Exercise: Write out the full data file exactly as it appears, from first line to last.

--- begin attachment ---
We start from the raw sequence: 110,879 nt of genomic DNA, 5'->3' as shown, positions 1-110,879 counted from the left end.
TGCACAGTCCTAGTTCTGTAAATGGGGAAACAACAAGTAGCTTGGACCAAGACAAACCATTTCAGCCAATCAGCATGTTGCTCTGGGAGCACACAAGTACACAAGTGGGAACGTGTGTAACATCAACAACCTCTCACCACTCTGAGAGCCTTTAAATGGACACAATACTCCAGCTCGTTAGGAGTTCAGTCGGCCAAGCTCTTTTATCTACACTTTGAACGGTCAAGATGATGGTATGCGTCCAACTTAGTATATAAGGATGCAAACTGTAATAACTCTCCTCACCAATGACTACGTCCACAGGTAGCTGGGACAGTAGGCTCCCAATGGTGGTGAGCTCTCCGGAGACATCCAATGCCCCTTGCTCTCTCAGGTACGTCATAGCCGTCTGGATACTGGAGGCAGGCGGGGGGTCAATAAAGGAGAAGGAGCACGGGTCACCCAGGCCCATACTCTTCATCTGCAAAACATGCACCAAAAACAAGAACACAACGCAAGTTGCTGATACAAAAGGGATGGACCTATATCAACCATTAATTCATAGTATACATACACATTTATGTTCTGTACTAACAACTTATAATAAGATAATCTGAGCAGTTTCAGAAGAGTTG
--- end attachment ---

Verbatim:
We start from the raw sequence: 110,879 nt of genomic DNA, 5'->3' as shown, positions 1-110,879 counted from the left end.
TGCACAGTCCTAGTTCTGTAAATGGGGAAACAACAAGTAGCTTGGACCAAGACAAACCATTTCAGCCAATCAGCATGTTGCTCTGGGAGCACACAAGTACACAAGTGGGAACGTGTGTAACATCAACAACCTCTCACCACTCTGAGAGCCTTTAAATGGACACAATACTCCAGCTCGTTAGGAGTTCAGTCGGCCAAGCTCTTTTATCTACACTTTGAACGGTCAAGATGATGGTATGCGTCCAACTTAGTATATAAGGATGCAAACTGTAATAACTCTCCTCACCAATGACTACGTCCACAGGTAGCTGGGACAGTAGGCTCCCAATGGTGGTGAGCTCTCCGGAGACATCCAATGCCCCTTGCTCTCTCAGGTACGTCATAGCCGTCTGGATACTGGAGGCAGGCGGGGGGTCAATAAAGGAGAAGGAGCACGGGTCACCCAGGCCCATACTCTTCATCTGCAAAACATGCACCAAAAACAAGAACACAACGCAAGTTGCTGATACAAAAGGGATGGACCTATATCAACCATTAATTCATAGTATACATACACATTTATGTTCTGTACTAACAACTTATAATAAGATAATCTGAGCAGTTTCAGAAGAGTTG